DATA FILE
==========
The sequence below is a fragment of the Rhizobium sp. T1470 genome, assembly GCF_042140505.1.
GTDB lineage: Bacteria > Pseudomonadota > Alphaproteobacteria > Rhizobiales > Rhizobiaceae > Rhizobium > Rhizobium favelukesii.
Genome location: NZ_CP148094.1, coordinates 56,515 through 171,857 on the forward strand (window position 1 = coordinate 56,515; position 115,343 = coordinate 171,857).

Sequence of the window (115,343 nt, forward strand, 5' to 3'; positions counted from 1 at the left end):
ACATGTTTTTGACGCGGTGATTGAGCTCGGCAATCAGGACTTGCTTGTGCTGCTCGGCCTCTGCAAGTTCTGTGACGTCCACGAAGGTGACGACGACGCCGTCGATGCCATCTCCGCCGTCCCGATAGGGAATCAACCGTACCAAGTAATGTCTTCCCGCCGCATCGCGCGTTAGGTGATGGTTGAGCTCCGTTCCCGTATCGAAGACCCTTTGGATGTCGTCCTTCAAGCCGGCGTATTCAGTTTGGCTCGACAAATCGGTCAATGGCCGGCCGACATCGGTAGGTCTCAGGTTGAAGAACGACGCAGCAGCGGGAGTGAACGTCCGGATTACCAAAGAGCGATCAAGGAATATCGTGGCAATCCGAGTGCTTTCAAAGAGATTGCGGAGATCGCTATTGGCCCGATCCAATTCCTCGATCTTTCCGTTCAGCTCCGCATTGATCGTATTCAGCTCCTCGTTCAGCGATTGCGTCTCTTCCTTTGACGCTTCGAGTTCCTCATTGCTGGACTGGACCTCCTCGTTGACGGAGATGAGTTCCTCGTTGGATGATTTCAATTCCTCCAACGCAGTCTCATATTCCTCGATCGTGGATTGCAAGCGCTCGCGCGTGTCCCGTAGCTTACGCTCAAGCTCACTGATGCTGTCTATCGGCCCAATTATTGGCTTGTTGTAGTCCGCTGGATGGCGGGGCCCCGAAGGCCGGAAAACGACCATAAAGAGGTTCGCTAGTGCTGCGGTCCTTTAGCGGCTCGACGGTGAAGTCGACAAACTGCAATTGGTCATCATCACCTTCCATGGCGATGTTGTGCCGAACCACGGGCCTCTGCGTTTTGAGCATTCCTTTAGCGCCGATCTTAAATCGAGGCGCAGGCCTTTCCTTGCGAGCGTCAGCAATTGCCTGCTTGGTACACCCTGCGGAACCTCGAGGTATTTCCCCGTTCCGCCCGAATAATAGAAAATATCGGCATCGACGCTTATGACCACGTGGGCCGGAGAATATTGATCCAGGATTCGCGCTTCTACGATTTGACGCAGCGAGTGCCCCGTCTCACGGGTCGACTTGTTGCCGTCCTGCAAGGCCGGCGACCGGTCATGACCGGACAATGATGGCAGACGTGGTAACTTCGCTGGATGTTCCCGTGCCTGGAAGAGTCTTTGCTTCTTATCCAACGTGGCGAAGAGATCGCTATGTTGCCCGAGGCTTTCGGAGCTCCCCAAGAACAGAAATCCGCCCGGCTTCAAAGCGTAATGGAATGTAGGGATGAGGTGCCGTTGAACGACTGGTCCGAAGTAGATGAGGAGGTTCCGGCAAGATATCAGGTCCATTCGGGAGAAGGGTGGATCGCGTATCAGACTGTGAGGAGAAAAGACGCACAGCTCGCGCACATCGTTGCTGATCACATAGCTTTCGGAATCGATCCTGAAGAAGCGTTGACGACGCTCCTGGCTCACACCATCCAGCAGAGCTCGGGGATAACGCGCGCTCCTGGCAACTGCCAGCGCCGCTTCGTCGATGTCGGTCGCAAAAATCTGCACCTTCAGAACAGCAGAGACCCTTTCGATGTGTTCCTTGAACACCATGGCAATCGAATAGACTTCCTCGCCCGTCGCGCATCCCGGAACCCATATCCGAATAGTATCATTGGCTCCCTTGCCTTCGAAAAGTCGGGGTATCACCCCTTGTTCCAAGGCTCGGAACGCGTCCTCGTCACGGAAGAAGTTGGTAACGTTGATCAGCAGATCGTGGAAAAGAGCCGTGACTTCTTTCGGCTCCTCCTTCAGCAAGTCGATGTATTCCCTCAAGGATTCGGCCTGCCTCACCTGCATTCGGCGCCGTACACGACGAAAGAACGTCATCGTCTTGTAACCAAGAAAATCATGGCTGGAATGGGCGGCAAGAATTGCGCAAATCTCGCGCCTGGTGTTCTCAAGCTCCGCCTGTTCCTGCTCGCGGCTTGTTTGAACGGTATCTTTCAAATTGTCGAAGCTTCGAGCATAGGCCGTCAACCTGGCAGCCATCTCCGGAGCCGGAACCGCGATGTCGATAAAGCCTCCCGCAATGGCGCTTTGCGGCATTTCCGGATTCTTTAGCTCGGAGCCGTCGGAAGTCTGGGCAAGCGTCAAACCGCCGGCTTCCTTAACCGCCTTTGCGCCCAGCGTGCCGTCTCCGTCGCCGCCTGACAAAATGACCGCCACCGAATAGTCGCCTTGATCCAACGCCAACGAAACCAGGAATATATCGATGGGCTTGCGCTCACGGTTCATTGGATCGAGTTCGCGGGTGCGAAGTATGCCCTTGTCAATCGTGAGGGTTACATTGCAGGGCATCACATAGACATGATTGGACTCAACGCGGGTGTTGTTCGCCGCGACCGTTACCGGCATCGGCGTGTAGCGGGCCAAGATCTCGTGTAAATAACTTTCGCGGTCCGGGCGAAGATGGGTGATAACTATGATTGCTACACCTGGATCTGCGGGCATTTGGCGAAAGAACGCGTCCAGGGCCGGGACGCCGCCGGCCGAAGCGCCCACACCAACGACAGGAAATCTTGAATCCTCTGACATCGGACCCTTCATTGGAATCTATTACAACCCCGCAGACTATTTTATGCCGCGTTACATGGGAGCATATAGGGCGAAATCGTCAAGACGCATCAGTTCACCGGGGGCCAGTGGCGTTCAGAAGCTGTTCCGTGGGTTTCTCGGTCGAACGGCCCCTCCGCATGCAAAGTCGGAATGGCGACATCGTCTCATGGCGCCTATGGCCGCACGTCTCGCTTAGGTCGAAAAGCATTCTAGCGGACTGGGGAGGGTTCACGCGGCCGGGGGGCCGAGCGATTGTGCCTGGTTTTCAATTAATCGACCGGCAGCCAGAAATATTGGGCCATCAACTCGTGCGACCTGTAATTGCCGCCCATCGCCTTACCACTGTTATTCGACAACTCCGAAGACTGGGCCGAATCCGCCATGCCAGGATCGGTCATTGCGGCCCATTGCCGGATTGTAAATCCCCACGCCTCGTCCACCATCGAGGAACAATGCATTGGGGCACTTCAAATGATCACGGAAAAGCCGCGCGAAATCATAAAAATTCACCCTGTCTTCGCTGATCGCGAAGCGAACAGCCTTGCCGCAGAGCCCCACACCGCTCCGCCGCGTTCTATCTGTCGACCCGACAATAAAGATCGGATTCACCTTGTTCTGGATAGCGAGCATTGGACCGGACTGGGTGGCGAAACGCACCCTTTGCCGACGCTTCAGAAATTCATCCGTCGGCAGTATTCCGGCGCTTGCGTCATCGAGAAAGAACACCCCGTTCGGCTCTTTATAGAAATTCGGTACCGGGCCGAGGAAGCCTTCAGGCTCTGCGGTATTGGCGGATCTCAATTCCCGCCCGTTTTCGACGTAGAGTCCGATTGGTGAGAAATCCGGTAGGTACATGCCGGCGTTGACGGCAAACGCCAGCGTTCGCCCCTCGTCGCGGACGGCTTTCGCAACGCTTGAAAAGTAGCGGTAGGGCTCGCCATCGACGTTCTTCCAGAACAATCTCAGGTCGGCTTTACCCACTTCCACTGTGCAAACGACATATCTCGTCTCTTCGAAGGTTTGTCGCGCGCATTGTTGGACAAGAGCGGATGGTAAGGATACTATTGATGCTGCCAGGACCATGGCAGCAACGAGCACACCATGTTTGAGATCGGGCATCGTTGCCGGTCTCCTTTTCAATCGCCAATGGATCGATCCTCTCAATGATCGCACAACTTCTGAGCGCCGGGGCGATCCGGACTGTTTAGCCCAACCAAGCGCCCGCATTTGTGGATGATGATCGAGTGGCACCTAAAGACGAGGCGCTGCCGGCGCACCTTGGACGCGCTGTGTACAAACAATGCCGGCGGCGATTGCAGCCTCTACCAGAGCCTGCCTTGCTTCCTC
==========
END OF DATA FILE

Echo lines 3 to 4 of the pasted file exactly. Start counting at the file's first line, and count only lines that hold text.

Genome location: NZ_CP148094.1, coordinates 56,515 through 171,857 on the forward strand (window position 1 = coordinate 56,515; position 115,343 = coordinate 171,857).

Sequence of the window (115,343 nt, forward strand, 5' to 3'; positions counted from 1 at the left end):